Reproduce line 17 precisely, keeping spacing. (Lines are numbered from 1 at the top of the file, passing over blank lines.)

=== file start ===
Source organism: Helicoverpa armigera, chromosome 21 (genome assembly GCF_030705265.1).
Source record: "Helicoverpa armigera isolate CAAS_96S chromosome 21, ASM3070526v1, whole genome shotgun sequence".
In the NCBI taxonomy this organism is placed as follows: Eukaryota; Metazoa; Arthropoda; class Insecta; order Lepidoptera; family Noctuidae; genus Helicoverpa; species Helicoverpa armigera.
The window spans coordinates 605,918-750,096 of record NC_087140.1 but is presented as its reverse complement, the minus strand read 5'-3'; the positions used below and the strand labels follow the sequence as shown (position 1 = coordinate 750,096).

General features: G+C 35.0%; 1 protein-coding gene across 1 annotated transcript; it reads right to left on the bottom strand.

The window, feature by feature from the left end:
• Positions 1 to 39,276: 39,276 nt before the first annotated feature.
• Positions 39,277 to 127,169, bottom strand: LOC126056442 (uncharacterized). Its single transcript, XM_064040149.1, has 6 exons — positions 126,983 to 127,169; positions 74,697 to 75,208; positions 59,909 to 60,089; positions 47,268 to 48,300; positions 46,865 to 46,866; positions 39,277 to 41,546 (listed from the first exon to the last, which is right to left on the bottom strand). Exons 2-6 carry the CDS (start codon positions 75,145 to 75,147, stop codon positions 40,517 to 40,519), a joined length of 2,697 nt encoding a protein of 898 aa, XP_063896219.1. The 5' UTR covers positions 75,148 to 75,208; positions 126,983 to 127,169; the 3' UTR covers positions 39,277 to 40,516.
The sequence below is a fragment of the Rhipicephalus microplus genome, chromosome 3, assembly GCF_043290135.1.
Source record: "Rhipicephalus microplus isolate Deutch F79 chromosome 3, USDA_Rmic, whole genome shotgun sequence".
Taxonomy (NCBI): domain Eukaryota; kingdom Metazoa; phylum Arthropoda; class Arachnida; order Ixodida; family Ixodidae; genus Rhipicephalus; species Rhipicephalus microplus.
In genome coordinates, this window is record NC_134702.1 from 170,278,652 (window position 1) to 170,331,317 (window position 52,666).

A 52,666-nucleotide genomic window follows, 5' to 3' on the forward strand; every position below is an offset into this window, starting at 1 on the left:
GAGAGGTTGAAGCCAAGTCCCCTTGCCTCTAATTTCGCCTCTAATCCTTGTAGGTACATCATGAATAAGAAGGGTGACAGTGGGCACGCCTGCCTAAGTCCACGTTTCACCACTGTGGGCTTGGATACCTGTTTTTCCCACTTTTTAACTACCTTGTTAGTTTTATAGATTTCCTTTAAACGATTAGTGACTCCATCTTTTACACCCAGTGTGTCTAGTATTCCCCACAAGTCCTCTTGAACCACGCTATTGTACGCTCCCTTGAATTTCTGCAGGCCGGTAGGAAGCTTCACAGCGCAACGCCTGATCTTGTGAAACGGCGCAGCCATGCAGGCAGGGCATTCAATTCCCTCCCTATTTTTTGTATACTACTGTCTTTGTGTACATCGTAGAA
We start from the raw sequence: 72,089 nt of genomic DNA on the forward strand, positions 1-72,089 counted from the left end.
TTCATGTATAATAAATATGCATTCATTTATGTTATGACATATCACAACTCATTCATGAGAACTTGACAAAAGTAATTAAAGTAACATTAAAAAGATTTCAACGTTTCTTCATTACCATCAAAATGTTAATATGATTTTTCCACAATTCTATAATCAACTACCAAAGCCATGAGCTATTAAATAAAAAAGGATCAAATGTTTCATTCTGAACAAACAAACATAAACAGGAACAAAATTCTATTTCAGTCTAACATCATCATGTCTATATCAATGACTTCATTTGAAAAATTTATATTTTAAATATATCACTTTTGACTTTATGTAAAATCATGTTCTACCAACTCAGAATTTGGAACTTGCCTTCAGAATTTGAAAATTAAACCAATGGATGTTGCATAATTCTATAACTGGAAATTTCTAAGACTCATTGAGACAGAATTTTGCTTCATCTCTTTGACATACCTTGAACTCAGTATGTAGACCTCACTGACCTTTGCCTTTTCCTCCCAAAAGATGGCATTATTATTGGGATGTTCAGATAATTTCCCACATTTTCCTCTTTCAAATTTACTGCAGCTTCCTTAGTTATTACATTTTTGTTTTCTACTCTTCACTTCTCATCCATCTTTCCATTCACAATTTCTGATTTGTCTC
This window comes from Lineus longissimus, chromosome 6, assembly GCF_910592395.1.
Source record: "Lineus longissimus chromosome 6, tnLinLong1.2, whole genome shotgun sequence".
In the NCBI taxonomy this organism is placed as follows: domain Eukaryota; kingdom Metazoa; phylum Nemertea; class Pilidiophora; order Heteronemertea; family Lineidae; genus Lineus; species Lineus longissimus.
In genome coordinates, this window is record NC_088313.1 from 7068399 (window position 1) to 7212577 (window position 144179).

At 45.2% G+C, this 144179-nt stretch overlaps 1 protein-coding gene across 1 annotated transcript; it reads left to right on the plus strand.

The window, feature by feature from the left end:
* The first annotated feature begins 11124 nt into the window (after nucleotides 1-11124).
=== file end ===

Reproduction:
This window comes from Lineus longissimus, chromosome 6, assembly GCF_910592395.1.